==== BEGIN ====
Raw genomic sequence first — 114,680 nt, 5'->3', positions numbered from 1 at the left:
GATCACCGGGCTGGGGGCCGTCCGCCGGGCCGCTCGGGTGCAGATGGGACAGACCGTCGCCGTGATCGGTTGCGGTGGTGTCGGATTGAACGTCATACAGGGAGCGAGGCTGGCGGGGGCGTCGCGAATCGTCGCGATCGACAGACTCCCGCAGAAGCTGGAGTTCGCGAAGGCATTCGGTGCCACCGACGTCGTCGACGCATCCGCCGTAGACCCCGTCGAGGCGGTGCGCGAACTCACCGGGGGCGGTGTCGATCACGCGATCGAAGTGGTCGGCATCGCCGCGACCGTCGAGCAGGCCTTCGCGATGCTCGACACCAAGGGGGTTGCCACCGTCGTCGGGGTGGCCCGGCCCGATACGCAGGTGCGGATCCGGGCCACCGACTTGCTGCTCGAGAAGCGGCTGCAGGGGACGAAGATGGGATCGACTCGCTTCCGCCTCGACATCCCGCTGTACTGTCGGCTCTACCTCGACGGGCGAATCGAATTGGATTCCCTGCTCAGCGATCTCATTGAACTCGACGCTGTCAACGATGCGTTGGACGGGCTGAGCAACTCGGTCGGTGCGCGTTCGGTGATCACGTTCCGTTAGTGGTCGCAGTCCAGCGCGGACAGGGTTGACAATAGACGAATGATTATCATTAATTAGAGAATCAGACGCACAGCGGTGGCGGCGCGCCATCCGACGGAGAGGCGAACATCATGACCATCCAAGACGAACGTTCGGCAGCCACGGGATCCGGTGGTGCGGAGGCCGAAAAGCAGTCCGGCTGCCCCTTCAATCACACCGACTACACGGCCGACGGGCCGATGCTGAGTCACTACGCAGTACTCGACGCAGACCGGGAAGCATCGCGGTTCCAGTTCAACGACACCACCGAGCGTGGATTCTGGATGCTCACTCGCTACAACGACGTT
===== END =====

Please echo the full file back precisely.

Raw genomic sequence first — 114,680 nt, 5'->3', positions numbered from 1 at the left:
GATCACCGGGCTGGGGGCCGTCCGCCGGGCCGCTCGGGTGCAGATGGGACAGACCGTCGCCGTGATCGGTTGCGGTGGTGTCGGATTGAACGTCATACAGGGAGCGAGGCTGGCGGGGGCGTCGCGAATCGTCGCGATCGACAGACTCCCGCAGAAGCTGGAGTTCGCGAAGGCATTCGGTGCCACCGACGTCGTCGACGCATCCGCCGTAGACCCCGTCGAGGCGGTGCGCGAACTCACCGGGGGCGGTGTCGATCACGCGATCGAAGTGGTCGGCATCGCCGCGACCGTCGAGCAGGCCTTCGCGATGCTCGACACCAAGGGGGTTGCCACCGTCGTCGGGGTGGCCCGGCCCGATACGCAGGTGCGGATCCGGGCCACCGACTTGCTGCTCGAGAAGCGGCTGCAGGGGACGAAGATGGGATCGACTCGCTTCCGCCTCGACATCCCGCTGTACTGTCGGCTCTACCTCGACGGGCGAATCGAATTGGATTCCCTGCTCAGCGATCTCATTGAACTCGACGCTGTCAACGATGCGTTGGACGGGCTGAGCAACTCGGTCGGTGCGCGTTCGGTGATCACGTTCCGTTAGTGGTCGCAGTCCAGCGCGGACAGGGTTGACAATAGACGAATGATTATCATTAATTAGAGAATCAGACGCACAGCGGTGGCGGCGCGCCATCCGACGGAGAGGCGAACATCATGACCATCCAAGACGAACGTTCGGCAGCCACGGGATCCGGTGGTGCGGAGGCCGAAAAGCAGTCCGGCTGCCCCTTCAATCACACCGACTACACGGCCGACGGGCCGATGCTGAGTCACTACGCAGTACTCGACGCAGACCGGGAAGCATCGCGGTTCCAGTTCAACGACACCACCGAGCGTGGATTCTGGATGCTCACTCGCTACAACGACGTT